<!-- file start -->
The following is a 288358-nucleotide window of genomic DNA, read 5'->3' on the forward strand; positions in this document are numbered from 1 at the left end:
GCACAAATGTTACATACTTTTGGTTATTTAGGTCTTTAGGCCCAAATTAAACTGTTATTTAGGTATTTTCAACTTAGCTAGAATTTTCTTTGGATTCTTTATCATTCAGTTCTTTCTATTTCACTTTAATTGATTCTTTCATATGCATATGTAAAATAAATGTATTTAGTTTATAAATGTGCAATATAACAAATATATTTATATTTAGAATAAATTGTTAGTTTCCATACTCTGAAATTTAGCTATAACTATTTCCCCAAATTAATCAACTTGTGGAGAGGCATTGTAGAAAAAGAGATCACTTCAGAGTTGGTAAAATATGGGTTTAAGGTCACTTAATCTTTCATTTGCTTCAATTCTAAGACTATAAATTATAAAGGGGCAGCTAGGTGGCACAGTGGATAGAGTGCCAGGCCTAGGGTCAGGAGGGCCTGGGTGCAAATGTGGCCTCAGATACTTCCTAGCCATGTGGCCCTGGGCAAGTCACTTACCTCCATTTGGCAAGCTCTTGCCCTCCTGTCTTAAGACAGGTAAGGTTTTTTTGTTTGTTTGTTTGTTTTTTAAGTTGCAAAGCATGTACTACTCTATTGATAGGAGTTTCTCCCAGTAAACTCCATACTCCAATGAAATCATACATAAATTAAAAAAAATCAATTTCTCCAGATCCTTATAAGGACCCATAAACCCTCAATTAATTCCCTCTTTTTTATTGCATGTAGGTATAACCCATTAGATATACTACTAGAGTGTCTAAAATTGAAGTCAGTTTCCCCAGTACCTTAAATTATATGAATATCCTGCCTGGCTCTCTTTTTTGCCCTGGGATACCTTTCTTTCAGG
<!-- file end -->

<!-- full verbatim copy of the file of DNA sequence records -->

The following is a 288358-nucleotide window of genomic DNA, read 5'->3' on the forward strand; positions in this document are numbered from 1 at the left end:
GCACAAATGTTACATACTTTTGGTTATTTAGGTCTTTAGGCCCAAATTAAACTGTTATTTAGGTATTTTCAACTTAGCTAGAATTTTCTTTGGATTCTTTATCATTCAGTTCTTTCTATTTCACTTTAATTGATTCTTTCATATGCATATGTAAAATAAATGTATTTAGTTTATAAATGTGCAATATAACAAATATATTTATATTTAGAATAAATTGTTAGTTTCCATACTCTGAAATTTAGCTATAACTATTTCCCCAAATTAATCAACTTGTGGAGAGGCATTGTAGAAAAAGAGATCACTTCAGAGTTGGTAAAATATGGGTTTAAGGTCACTTAATCTTTCATTTGCTTCAATTCTAAGACTATAAATTATAAAGGGGCAGCTAGGTGGCACAGTGGATAGAGTGCCAGGCCTAGGGTCAGGAGGGCCTGGGTGCAAATGTGGCCTCAGATACTTCCTAGCCATGTGGCCCTGGGCAAGTCACTTACCTCCATTTGGCAAGCTCTTGCCCTCCTGTCTTAAGACAGGTAAGGTTTTTTTGTTTGTTTGTTTGTTTTTTAAGTTGCAAAGCATGTACTACTCTATTGATAGGAGTTTCTCCCAGTAAACTCCATACTCCAATGAAATCATACATAAATTAAAAAAAATCAATTTCTCCAGATCCTTATAAGGACCCATAAACCCTCAATTAATTCCCTCTTTTTTATTGCATGTAGGTATAACCCATTAGATATACTACTAGAGTGTCTAAAATTGAAGTCAGTTTCCCCAGTACCTTAAATTATATGAATATCCTGCCTGGCTCTCTTTTTTGCCCTGGGATACCTTTCTTTCAGG